Celebrity boat skipper Sig Hansen pleaded guilty to assaulting an Uber driver on Norway’s Constitution Day in Ballard.
Celebrity fishing-boat captain Sig Hansen pleaded guilty Wednesday to a misdemeanor charge that he assaulted an Uber driver after a night of drinking last year, but a judge who raised concerns about Hansen’s alcohol use postponed sentencing until next month.
Hansen’s guilty plea came under a deal in which Assistant Seattle City Attorney Barbara Serrano agreed to drop a separate property-destruction charge against him.
Under the arrangement, the city recommended Hansen receive 40 hours of community service and pay restitution and court costs, but he could also get his conviction dropped and the case dismissed as long as he stays out of trouble and complies with other court conditions for a year.
But Seattle Municipal Court Judge Edward McKenna, voicing concerns about Hansen’s drinking, wasn’t ready to accept that recommendation Wednesday.
When the judge learned the sentencing recommendation didn’t include further substance-abuse treatment for Hansen, defense lawyer Andrew Huff noted his client had voluntarily undergone an alcohol evaluation that found “no significant problem.”
“I would question the information in that evaluation,” McKenna said.
The judge ordered Hansen to undergo a new drinking evaluation and rescheduled sentencing for June 28. McKenna also asked the city to provide more details about a 2008 disorderly conduct charge in Alaska against Hansen during the hearing next month.
Hansen and his wife left the courtroom without commenting to journalists, later issuing a prepared statement:
“This agreement allows me to close a key chapter in an unfortunate situation that got out of hand. It is a significant step toward putting this issue behind me and getting back to what’s important — my family, friends and career,” the statement said.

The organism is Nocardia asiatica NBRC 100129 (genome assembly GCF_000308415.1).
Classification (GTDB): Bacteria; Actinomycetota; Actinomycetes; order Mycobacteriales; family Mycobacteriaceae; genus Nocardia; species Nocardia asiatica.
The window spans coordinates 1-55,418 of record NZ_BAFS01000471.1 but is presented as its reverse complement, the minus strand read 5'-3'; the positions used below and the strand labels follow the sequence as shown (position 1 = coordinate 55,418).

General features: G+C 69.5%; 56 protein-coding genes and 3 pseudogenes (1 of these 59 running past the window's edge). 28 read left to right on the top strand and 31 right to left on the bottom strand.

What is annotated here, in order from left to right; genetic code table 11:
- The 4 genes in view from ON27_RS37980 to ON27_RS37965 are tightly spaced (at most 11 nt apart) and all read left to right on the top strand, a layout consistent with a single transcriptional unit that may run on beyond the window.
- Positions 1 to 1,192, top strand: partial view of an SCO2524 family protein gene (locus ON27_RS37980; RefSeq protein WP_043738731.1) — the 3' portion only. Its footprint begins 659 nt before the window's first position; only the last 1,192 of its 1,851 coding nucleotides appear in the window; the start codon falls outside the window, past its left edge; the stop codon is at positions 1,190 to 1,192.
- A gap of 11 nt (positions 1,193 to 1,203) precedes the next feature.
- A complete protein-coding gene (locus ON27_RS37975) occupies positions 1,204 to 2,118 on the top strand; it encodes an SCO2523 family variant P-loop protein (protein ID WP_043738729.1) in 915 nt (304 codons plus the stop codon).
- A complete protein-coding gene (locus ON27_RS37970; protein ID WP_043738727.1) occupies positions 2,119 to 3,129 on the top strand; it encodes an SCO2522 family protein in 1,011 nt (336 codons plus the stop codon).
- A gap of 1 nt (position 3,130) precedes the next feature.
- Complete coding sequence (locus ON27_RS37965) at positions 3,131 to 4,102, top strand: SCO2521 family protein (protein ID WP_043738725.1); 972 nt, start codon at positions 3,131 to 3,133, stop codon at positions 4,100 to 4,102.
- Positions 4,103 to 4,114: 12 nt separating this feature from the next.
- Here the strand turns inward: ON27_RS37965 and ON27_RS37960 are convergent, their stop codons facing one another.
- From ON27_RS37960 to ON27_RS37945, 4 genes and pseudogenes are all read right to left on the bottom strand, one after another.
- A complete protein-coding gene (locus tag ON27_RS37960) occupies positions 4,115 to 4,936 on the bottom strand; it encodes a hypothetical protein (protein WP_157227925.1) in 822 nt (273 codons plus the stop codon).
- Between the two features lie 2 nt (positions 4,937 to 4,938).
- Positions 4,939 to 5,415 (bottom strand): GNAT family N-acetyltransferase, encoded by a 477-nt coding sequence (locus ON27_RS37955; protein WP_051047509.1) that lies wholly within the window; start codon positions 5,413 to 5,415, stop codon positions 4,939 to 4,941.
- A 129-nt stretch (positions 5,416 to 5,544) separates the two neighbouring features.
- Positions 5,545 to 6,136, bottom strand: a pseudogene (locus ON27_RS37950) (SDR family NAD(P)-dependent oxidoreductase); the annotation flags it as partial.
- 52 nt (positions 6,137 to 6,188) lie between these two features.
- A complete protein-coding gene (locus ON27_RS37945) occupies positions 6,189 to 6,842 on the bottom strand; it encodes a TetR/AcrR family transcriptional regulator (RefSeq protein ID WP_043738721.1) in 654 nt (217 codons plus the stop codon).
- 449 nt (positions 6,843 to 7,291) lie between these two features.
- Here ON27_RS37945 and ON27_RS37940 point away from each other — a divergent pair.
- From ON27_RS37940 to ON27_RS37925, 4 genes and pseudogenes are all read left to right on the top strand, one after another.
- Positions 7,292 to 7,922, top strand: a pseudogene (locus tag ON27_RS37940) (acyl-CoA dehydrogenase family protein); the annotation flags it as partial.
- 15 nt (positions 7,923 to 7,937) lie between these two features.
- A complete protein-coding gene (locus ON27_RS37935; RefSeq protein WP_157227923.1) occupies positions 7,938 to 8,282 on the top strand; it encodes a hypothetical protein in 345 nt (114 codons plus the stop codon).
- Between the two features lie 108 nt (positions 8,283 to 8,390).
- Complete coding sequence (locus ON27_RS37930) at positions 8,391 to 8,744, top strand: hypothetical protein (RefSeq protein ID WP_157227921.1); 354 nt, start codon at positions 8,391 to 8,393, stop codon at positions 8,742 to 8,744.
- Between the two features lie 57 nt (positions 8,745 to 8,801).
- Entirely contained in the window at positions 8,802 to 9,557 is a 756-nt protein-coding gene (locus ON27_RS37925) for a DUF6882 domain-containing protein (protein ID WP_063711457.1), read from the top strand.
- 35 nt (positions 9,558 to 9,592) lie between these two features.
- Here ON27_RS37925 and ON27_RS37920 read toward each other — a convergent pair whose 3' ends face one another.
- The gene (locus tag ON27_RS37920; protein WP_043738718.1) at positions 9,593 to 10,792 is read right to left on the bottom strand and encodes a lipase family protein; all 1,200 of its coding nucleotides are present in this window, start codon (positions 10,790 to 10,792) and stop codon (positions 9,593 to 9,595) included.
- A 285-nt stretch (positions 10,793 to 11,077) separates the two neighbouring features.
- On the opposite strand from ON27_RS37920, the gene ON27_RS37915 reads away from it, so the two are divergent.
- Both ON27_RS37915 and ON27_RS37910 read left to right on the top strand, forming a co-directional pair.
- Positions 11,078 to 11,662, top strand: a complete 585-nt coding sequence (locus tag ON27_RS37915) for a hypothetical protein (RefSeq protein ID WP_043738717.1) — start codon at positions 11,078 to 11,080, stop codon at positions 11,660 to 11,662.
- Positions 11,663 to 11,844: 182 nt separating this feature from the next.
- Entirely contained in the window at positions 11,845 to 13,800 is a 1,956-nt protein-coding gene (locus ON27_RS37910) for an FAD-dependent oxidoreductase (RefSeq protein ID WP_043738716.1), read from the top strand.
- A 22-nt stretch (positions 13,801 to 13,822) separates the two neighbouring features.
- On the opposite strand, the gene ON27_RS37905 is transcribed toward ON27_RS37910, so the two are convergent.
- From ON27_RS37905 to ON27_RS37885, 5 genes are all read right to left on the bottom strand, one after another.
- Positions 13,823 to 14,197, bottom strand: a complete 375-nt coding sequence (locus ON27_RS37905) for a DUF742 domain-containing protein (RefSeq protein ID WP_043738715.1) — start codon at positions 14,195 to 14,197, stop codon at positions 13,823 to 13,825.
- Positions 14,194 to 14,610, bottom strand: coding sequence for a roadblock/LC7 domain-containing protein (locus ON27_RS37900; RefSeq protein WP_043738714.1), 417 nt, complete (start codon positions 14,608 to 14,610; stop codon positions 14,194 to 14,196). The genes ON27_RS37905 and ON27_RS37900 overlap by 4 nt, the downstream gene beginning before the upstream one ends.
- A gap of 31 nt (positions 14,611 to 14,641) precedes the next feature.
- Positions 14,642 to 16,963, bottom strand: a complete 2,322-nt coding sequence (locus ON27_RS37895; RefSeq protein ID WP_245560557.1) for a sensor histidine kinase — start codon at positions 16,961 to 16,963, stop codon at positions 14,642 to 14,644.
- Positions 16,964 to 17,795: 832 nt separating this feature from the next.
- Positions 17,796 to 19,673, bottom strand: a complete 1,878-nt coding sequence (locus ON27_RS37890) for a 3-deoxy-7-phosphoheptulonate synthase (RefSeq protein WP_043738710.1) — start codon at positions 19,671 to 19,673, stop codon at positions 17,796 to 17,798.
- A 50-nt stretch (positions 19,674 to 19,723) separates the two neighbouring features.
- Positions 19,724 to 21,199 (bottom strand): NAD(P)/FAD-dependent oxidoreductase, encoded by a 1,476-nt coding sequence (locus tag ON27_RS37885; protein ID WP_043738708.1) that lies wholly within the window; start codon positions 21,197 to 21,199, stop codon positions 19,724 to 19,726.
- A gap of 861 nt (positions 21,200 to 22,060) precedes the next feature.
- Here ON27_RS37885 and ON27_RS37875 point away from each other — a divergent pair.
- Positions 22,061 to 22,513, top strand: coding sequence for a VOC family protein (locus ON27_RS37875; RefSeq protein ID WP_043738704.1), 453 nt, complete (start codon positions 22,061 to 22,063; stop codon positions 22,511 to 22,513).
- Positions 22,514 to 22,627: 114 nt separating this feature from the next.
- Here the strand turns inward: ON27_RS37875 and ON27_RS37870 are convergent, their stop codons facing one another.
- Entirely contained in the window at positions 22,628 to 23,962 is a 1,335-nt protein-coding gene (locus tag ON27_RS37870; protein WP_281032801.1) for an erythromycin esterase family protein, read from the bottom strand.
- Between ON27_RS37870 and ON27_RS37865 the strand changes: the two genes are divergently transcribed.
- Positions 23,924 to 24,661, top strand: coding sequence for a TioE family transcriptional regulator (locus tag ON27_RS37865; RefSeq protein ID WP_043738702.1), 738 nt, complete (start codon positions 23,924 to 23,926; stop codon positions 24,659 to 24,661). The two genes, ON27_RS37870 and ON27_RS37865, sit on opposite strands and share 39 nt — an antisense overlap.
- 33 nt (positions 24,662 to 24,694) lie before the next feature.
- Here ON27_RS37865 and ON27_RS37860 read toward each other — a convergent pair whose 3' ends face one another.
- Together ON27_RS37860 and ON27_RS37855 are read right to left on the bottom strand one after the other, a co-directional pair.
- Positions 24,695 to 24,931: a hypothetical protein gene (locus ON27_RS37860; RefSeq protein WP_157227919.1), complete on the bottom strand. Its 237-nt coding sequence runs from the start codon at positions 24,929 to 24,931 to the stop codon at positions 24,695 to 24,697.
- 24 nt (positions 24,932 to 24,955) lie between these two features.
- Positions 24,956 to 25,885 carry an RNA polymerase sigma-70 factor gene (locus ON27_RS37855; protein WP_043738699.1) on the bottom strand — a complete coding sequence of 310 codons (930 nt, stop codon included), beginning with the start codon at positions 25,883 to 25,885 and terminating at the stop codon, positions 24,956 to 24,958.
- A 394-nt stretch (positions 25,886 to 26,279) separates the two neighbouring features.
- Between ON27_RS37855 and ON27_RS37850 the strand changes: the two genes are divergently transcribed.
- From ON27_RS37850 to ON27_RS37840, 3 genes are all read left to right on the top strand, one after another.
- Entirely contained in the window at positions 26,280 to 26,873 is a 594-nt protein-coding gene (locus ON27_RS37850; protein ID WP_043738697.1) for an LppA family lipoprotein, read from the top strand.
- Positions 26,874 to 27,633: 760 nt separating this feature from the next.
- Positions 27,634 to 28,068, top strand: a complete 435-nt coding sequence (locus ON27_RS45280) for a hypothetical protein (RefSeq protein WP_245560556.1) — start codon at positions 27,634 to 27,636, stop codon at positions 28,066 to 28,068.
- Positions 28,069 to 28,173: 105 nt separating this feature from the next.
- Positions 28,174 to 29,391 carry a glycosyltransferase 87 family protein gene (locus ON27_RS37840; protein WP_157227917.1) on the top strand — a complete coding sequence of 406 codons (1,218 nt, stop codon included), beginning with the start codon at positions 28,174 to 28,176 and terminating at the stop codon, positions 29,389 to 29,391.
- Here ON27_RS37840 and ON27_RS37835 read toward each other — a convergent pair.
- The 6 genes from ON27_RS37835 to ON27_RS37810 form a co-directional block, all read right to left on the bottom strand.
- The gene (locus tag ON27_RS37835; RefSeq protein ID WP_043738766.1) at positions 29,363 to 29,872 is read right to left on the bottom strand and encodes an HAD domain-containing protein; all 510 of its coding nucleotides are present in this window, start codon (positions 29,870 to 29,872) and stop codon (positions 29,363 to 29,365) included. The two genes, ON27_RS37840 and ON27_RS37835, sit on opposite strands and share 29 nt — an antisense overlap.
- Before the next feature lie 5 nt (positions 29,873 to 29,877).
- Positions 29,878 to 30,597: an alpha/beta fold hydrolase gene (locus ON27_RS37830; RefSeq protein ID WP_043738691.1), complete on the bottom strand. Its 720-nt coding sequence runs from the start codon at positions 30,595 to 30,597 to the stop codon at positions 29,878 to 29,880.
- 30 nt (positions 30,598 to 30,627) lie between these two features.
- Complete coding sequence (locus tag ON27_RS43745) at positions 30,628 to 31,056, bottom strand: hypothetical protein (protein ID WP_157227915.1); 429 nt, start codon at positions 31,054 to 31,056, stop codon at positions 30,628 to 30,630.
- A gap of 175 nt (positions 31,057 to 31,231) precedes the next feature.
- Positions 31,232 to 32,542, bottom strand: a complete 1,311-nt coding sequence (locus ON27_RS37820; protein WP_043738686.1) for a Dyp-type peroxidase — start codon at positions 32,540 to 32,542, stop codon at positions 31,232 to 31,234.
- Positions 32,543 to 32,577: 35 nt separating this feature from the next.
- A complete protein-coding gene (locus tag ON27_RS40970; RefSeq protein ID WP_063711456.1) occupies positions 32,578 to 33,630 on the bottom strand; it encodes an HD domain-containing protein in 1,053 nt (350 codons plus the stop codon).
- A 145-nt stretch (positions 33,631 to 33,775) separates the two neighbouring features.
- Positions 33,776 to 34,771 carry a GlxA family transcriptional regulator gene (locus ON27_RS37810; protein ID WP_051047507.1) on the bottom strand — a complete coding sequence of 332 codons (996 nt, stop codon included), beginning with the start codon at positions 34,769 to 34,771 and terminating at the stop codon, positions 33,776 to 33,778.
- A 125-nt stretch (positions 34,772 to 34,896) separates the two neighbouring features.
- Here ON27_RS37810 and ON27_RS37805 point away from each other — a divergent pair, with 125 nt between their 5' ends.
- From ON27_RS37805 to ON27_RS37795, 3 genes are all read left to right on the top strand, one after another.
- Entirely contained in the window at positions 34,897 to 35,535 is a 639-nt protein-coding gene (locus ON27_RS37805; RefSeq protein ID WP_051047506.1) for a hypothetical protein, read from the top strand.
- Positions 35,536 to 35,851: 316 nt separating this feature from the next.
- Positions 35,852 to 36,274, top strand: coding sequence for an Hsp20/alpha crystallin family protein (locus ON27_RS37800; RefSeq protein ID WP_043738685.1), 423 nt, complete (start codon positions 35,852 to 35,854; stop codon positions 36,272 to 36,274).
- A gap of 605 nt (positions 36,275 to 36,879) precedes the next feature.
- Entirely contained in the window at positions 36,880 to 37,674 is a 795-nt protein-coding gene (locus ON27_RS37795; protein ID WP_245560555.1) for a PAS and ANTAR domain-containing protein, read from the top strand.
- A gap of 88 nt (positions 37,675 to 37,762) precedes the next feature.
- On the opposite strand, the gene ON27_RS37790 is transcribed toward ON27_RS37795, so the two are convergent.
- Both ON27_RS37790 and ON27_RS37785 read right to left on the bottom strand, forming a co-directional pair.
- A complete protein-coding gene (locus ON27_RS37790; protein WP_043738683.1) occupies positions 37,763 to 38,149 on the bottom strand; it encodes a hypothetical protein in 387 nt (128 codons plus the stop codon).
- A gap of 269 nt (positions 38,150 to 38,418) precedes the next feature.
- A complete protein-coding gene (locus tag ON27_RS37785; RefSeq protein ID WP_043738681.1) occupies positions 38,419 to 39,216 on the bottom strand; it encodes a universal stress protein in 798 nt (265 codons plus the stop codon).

Hansen, 52, gained fame as the hard-charging Norwegian American skipper of the Seattle-based fishing boat, the Northwestern, on the cable TV series “The Deadliest Catch.”
He had been celebrating Syttende Mai — Norway’s Constitution Day — in Ballard with his family last year before his encounter with Uber driver Waheed Lawal.
According to a Seattle police report, Hansen became angry with Lawal after Hansen’s party canceled a ride while it was underway through Uber’s digital app. After Lawal informed them they couldn’t pay with cash and stopped to let them out of the car, Hansen and his son-in-law, Clark Pederson, allegedly spat on Lawal’s head and the back of Lawal’s seat. Hansen then got out of the car and kicked and dented it, the police report said.
Officers arrested an intoxicated and belligerent Hansen a short time later outside of his Shoreline home during an encounter caught on police video. Hansen was booked into jail and charged with misdemeanor assault and property-destruction and later publicly apologized.
A misdemeanor assault charge against Pederson, a crew member on Hansen’s crab-boat, later was amended to harassment, court records show. Earlier this year, he similarly agreed to deferred prosecution, receiving community service and fines.
Lawal attended Wednesday’s hearing with his wife, Tara, and his lawyer. He has separately sued Hansen and Pederson for assault and battery.
After the hearing, Lawal’s attorney, Harry Schneider, said Hansen’s guilty plea “370 days since the incident” was an “important step” to resolving the matter. Schneider noted Lawal is a recent immigrant from Nigeria who was frightened and made to feel unwelcome during the encounter with Hansen and his family.
“He did not deserve to be treated the way he was treated,” Schneider said. “But, today’s guilty plea has significantly restored Mr. Lawal’s faith in the American system of justice, and the rule of law which ensures that power and wealth never eclipse justice for all Americans, including those who have most recently arrived in our country.”
In his statement Monday, Hansen said he has “tried many times” to resolve the matter with Lawal and Uber, “but unfortunately, they have not been as willing to have a reasonable conversation.”
Lawal’s civil case against Hansen is scheduled for trial in August.
Hansen faces other potential legal troubles. The state Court of Appeals is considering arguments over a King County judge’s ruling that would allow a sexual-abuse lawsuit brought by his estranged daughter, Melissa Eckstrom, to proceed to trial. Eckstrom claims her father sexually abused her as a toddler, while her parents were divorcing about three decades ago.
Hansen has vehemently denied the claims as false, calling Eckstrom’s suit “an old-fashioned shakedown.”